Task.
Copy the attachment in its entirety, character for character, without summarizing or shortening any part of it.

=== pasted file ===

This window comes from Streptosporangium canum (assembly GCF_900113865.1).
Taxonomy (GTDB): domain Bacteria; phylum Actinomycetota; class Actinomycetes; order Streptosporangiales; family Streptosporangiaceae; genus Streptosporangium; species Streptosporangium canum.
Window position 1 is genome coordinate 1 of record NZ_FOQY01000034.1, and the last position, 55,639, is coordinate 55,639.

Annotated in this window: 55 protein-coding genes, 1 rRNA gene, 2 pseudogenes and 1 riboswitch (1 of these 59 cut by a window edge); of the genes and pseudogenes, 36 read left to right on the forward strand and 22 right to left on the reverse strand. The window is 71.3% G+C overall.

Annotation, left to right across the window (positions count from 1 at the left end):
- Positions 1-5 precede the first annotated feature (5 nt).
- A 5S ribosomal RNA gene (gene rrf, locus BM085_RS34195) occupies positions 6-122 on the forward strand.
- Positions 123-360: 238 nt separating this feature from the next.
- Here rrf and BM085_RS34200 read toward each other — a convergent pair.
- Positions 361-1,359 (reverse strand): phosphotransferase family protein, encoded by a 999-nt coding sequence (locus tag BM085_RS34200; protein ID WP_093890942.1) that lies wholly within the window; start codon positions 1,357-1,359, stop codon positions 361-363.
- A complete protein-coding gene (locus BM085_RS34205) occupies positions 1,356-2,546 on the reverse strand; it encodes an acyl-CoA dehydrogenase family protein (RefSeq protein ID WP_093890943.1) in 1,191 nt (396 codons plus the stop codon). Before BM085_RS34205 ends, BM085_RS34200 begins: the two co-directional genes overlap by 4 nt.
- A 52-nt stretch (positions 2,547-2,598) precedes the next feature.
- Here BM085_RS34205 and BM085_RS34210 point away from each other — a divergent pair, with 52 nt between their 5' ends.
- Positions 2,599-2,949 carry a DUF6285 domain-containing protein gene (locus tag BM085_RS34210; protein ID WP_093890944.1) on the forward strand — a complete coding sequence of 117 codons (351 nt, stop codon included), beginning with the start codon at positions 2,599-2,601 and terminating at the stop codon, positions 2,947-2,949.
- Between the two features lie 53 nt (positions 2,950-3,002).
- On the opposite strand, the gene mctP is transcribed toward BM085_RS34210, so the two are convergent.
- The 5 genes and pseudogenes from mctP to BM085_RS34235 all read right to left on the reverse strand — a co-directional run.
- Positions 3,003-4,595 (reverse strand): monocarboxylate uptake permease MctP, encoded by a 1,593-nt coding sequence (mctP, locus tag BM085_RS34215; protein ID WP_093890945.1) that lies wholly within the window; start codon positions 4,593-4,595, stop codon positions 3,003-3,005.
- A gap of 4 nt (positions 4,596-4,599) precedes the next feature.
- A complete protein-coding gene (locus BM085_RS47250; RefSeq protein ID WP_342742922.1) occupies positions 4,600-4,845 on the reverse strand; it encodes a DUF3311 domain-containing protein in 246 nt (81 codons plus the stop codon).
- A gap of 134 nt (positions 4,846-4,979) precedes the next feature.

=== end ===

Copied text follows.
This window comes from Streptosporangium canum (assembly GCF_900113865.1).
Taxonomy (GTDB): domain Bacteria; phylum Actinomycetota; class Actinomycetes; order Streptosporangiales; family Streptosporangiaceae; genus Streptosporangium; species Streptosporangium canum.
Window position 1 is genome coordinate 1 of record NZ_FOQY01000034.1, and the last position, 55,639, is coordinate 55,639.

Annotated in this window: 55 protein-coding genes, 1 rRNA gene, 2 pseudogenes and 1 riboswitch (1 of these 59 cut by a window edge); of the genes and pseudogenes, 36 read left to right on the forward strand and 22 right to left on the reverse strand. The window is 71.3% G+C overall.

Annotation, left to right across the window (positions count from 1 at the left end):
- Positions 1-5 precede the first annotated feature (5 nt).
- A 5S ribosomal RNA gene (gene rrf, locus BM085_RS34195) occupies positions 6-122 on the forward strand.
- Positions 123-360: 238 nt separating this feature from the next.
- Here rrf and BM085_RS34200 read toward each other — a convergent pair.
- Positions 361-1,359 (reverse strand): phosphotransferase family protein, encoded by a 999-nt coding sequence (locus tag BM085_RS34200; protein ID WP_093890942.1) that lies wholly within the window; start codon positions 1,357-1,359, stop codon positions 361-363.
- A complete protein-coding gene (locus BM085_RS34205) occupies positions 1,356-2,546 on the reverse strand; it encodes an acyl-CoA dehydrogenase family protein (RefSeq protein ID WP_093890943.1) in 1,191 nt (396 codons plus the stop codon). Before BM085_RS34205 ends, BM085_RS34200 begins: the two co-directional genes overlap by 4 nt.
- A 52-nt stretch (positions 2,547-2,598) precedes the next feature.
- Here BM085_RS34205 and BM085_RS34210 point away from each other — a divergent pair, with 52 nt between their 5' ends.
- Positions 2,599-2,949 carry a DUF6285 domain-containing protein gene (locus tag BM085_RS34210; protein ID WP_093890944.1) on the forward strand — a complete coding sequence of 117 codons (351 nt, stop codon included), beginning with the start codon at positions 2,599-2,601 and terminating at the stop codon, positions 2,947-2,949.
- Between the two features lie 53 nt (positions 2,950-3,002).
- On the opposite strand, the gene mctP is transcribed toward BM085_RS34210, so the two are convergent.
- The 5 genes and pseudogenes from mctP to BM085_RS34235 all read right to left on the reverse strand — a co-directional run.
- Positions 3,003-4,595 (reverse strand): monocarboxylate uptake permease MctP, encoded by a 1,593-nt coding sequence (mctP, locus tag BM085_RS34215; protein ID WP_093890945.1) that lies wholly within the window; start codon positions 4,593-4,595, stop codon positions 3,003-3,005.
- A gap of 4 nt (positions 4,596-4,599) precedes the next feature.
- A complete protein-coding gene (locus BM085_RS47250; RefSeq protein ID WP_342742922.1) occupies positions 4,600-4,845 on the reverse strand; it encodes a DUF3311 domain-containing protein in 246 nt (81 codons plus the stop codon).
- A gap of 134 nt (positions 4,846-4,979) precedes the next feature.